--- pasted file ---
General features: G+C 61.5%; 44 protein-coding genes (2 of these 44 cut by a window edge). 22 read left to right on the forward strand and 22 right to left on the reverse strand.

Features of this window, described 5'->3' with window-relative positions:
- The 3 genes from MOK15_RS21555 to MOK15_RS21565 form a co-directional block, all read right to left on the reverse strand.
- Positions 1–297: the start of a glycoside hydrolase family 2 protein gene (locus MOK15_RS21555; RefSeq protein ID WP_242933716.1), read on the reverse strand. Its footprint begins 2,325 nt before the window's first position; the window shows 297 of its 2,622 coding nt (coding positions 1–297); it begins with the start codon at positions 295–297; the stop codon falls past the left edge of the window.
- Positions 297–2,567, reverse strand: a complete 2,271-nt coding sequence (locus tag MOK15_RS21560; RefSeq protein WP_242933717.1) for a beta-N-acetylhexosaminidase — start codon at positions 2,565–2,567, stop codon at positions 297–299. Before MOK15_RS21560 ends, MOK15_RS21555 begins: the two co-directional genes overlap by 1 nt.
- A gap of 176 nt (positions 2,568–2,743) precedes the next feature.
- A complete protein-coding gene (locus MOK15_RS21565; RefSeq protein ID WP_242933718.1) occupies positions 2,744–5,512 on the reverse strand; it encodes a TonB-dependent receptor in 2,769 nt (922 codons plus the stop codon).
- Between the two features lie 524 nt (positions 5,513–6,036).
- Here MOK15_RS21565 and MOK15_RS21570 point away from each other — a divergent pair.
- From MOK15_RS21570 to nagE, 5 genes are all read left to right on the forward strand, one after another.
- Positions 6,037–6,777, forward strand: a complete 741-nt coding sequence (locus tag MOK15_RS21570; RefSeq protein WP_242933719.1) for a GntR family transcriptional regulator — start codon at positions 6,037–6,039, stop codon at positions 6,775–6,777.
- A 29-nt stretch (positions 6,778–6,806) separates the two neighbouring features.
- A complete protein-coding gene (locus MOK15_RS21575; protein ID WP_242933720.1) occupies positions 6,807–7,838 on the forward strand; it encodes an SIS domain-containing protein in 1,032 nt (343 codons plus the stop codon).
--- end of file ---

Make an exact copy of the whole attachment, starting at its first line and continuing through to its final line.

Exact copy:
General features: G+C 61.5%; 44 protein-coding genes (2 of these 44 cut by a window edge). 22 read left to right on the forward strand and 22 right to left on the reverse strand.

Features of this window, described 5'->3' with window-relative positions:
- The 3 genes from MOK15_RS21555 to MOK15_RS21565 form a co-directional block, all read right to left on the reverse strand.
- Positions 1–297: the start of a glycoside hydrolase family 2 protein gene (locus MOK15_RS21555; RefSeq protein ID WP_242933716.1), read on the reverse strand. Its footprint begins 2,325 nt before the window's first position; the window shows 297 of its 2,622 coding nt (coding positions 1–297); it begins with the start codon at positions 295–297; the stop codon falls past the left edge of the window.
- Positions 297–2,567, reverse strand: a complete 2,271-nt coding sequence (locus tag MOK15_RS21560; RefSeq protein WP_242933717.1) for a beta-N-acetylhexosaminidase — start codon at positions 2,565–2,567, stop codon at positions 297–299. Before MOK15_RS21560 ends, MOK15_RS21555 begins: the two co-directional genes overlap by 1 nt.
- A gap of 176 nt (positions 2,568–2,743) precedes the next feature.
- A complete protein-coding gene (locus MOK15_RS21565; RefSeq protein ID WP_242933718.1) occupies positions 2,744–5,512 on the reverse strand; it encodes a TonB-dependent receptor in 2,769 nt (922 codons plus the stop codon).
- Between the two features lie 524 nt (positions 5,513–6,036).
- Here MOK15_RS21565 and MOK15_RS21570 point away from each other — a divergent pair.
- From MOK15_RS21570 to nagE, 5 genes are all read left to right on the forward strand, one after another.
- Positions 6,037–6,777, forward strand: a complete 741-nt coding sequence (locus tag MOK15_RS21570; RefSeq protein WP_242933719.1) for a GntR family transcriptional regulator — start codon at positions 6,037–6,039, stop codon at positions 6,775–6,777.
- A 29-nt stretch (positions 6,778–6,806) separates the two neighbouring features.
- A complete protein-coding gene (locus MOK15_RS21575; protein ID WP_242933720.1) occupies positions 6,807–7,838 on the forward strand; it encodes an SIS domain-containing protein in 1,032 nt (343 codons plus the stop codon).